DEAR KELLY: First off, I just want to say that I love "Teen Talk." I've always thought that anybody who gets an answer from you must be lucky to get your input. But now I need some of that luck. My friend "Jane" has a mom who hits her. Nothing serious, just for disciplinary measures, or at least, that's what Jane said.
I'm not so sure, given what Jane has done about it recently. A couple of weeks ago, she told me that she was afraid to go home because of her mom. Later, she said everything was too much to bear, and she called social services. She feels like she was weak, and has made me promise not to say anything. She said that if they investigate, she could be taken from her mom, and probably move away from all of her friends.
I feel like I need to keep my promise to her, but if I do, her mom will keep hitting her. If I don't, though, she could have to move away and I might never see her again, and she would always know that I broke my promise to her. Is withholding information in cases like this against the law? What do I do?
– Confused And Worried
DEAR CONFUSED AND WORRIED: You sound like a good friend to be concerned about Jane. Things do not sound good at her home and your red flags to be confused and worried about your friend's safety are absolutely correct.
You aren't responsible for Jane's life and you aren't the cause of disruption if Jane is removed from her home. Her mother is the accountable one and the one causing the confusion and worry because of her actions. You should not feel guilty at all.
Sometimes being a good friend means doing something that is very difficult or upsetting, but that you know is the right thing to do. You don't want to hold on to Jane's secret that her mom hits her and allow it to continue to happen. The only way Jane will be protected and have it stop is if adults find out and can intervene on Jane's behalf.
No one likes to break a promise but sometimes it's inevitable. In situations like yours, keeping the promise would not help Jane and she would continue to be hurt. Helping her means speaking up for her in a situation where she can't speak up for herself. Please don't see it as breaking a promise but rather as getting your friend the help she needs so she no longer is in danger of being hurt.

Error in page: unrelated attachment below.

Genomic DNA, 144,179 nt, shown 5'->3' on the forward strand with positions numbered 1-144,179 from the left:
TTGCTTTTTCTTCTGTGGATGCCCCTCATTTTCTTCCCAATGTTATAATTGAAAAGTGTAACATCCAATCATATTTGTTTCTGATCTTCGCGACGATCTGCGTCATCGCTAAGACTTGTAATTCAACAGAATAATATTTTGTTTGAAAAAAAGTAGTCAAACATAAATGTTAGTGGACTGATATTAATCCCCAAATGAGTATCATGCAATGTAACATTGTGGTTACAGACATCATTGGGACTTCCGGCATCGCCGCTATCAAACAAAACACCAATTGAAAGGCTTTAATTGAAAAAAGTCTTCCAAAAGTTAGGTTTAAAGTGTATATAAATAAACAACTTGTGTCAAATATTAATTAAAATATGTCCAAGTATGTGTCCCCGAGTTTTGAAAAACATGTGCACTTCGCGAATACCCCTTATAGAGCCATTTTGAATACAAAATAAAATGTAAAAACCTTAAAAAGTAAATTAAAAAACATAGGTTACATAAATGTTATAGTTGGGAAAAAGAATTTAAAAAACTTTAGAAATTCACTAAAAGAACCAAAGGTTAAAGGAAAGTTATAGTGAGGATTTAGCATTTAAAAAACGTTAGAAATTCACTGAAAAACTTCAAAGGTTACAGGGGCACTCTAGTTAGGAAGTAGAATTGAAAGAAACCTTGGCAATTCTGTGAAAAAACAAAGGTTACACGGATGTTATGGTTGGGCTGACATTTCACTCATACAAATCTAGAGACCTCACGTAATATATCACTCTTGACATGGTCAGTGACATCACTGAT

Your comment that Jane's mom hits her – "nothing serious" – isn't correct. Anytime someone physically hits someone else, it is serious and needs to be addressed.
Start by suggesting to Jane that you go with her to talk with a trusted adult. Tell her that she won't be alone and you will be with her the whole time. Suggest someone like your parent, a favorite teacher or coach, a school counselor or nurse, a youth pastor if she attends church, or a relative in her family who can intervene and help.
Offer to sit with her, speak for her if it's too painful or do whatever she feels most comfortable with as you tell the adults.
If Jane refuses to talk with anyone, then you need to be the voice that speaks up for her. Will she be angry? Possibly, but you can't let that stop you from doing what is right. Talk to someone at school (i.e. principal, teacher, counselor, coach or nurse), because they are obligated by the law to speak up for Jane about what is happening in her home. Together with social services, they can decide what is in Jane's best interest. Jane's safety will be their first priority and could be a healthy change for her. No matter what Jane tells you, talk to an adult.
She may tell you the hitting has stopped or that her mom won't do it again, but you need to still let an adult know what is happening for Jane's best interest.
Speaking up for your friend takes a lot of strength and courage. It's never easy to be in the place you are. Being a good friend doesn't mean you need to keep the secret, it means you need to help Jane be in a safe environment where she no longer lives in fear or pain.